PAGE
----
Monday Musings: Iceland update, St. Helens anniversary, earthquakes at Hood and Mikeno erupts(?)
More news on the ash disruptions from Eyjafjallajökull, the 30th anniversary of the eruption of St. Helens and news of activity from the Congo and Mt. Hood.
I write the Eruptions blog on Big Think. I've been mesmerized with volcanoes (and geology) all my life. It helps that part of my family comes from the shadow of Nevado del Ruiz in Colombia, where I could see first hand the deadly effects of volcanic eruptions. Since then, I've taken a bit of a winding path to become a volcanologist. I started as a history major at Williams College, almost went into radio, but ended up migrating to geology, including an undergraduate thesis on Vinalhaven Island, Maine. I followed this up by changing coast to get my Ph.D. from Oregon State University. Then I ran a MC-ICP-MS lab at University of Washington for a spell (and wrote for an indie rock website). I spent three years as a postdoctoral scholar at University of California - Davis studying the inner workings of magmatic systems. I am now an assistant professor at Denison University and have projects in New Zealand, Chile and Oregon.
I am fascinated by volcanoes, their eruptions and how those eruptions interact with the people who live around the volcanoes. I started this blog after getting frustrated with the news reports of volcanic eruptions. Most of them get the information wrong and/or are just sensationalistic. I will try to summarize eruptions as they occur, translate some of the volcanic processes that are happening and comment on the reports themselves.
And no matter what people tell you, I definitely do not have a cat named Tephra. (OK, I do).
You can find out more about my research by visiting my website. If you have any comments, questions or information, feel free to contact me at eruptionsblog at gmail dot com.
Some news for a sleepy Monday:
\nMt. Hood in Oregon.
- The ash from Eyjafjallajökull is, once again, causing significant airspace closure over northern Europe - close of 1,000 flights today. However, much of the closures are fairly short-lived, but that isn't keeping people happy. The eruption hasn't actually changed much, just that the winds are bringing ash towards Europe. The ash for the next few days will likely effect the England, Scotland, Ireland, Netherlands, France and possibly other parts of northern Europe (along with airspace over Greenland and the north Atlantic). The ash plume is reaching upwards of 7-9 km (24,000 - 30,000 feet) with significant lightning in the plume (over 150 strikes/day). You can check out an amazing video of the eruption - up close and personal. \n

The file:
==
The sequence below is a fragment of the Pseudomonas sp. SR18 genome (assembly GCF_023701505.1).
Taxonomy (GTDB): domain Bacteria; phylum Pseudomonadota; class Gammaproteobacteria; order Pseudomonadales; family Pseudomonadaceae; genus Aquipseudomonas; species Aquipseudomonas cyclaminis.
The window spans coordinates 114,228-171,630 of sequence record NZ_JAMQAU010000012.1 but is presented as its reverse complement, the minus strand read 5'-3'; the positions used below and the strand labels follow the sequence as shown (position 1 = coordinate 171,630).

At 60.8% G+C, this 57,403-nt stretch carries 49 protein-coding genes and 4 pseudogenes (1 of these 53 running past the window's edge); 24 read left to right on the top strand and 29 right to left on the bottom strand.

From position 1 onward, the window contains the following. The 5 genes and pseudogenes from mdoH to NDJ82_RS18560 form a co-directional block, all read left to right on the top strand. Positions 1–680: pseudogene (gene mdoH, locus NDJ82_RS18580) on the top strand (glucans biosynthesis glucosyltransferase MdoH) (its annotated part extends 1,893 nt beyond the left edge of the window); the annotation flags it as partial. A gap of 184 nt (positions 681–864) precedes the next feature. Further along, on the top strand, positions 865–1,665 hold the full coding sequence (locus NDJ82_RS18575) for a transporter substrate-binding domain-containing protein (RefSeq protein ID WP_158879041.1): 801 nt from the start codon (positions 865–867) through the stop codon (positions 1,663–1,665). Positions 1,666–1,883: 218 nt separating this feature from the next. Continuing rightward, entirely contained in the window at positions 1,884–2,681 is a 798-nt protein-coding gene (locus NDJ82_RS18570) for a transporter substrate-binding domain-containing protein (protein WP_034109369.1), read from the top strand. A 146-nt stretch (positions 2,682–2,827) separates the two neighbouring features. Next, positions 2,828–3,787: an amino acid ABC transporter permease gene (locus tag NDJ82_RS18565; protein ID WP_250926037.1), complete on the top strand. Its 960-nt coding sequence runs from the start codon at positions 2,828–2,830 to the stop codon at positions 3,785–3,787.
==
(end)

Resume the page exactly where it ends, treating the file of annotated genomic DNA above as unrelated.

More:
- There is a brief report of a eruption and avalanche at Mikeno in the Democratic Republic of the Congo. Mikeno doesn't even muster a description in the Global Volcanism Program database, so not much is known about the volcano beyond its location 45 km north of the city of Goma - and the large population of mountain gorillas on its flanks. The unconfirmed eruption at Mikeno has reportedly left 36 people missing after the avalanche. \n
- Remember, tomorrow is the 30th anniversary of the eruption of Mount St. Helens - and if you haven't already checked out the eruption memories of Eruptions readers, you should! There is a lot of articles marking the anniversary about the eruption, the volcano and the recovery. \n
- And while all this is happening marking the 1980 eruption of St. Helens, there is a report of a small earthquake swarm at St. Helens' neighbor, Mt. Hood. In fact, the USGS reports that a series of small earthquake swarms have been occurring at the Oregon volcano for the past month. These swarms are relatively common, but are still worth watching. Hood's last confirmed eruption was in 1865-6, possibly as recently as 1906.
It's a development that could one day lead to much better treatments for osteoporosis, joint damage, and bone fractures.
- Scientists have isolated skeletal stem cells in adult and fetal bones for the first time.
- These cells could one day help treat damaged bone and cartilage.
- The team was able to grow skeletal stem cells from cells found within liposuctioned fat.
Gut bacteria play an important role in how you feel and think and how well your body fights off disease. New research shows that exercise can give your gut bacteria a boost.
- Two studies from the University of Illinois show that gut bacteria can be changed by exercise alone.
- Our understanding of how gut bacteria impacts our overall health is an emerging field, and this research sheds light on the many different ways exercise affects your body.
- Exercising to improve your gut bacteria will prevent diseases and encourage brain health.
A groundbreaking new study shows that octopuses seemed to exhibit uncharacteristically social behavior when given MDMA, the psychedelic drug commonly known as ecstasy.
- Octopuses, like humans, have genes that seem to code for serotonin transporters.
- Scientists gave MDMA to octopuses to see whether those genes translated into a binding site for serotonin, which regulates emotions and behavior in humans
- Octopuses, which are typically asocial creatures, seem to get friendlier while on MDMA, suggesting humans have more in common with the strange invertebrates than previously thought
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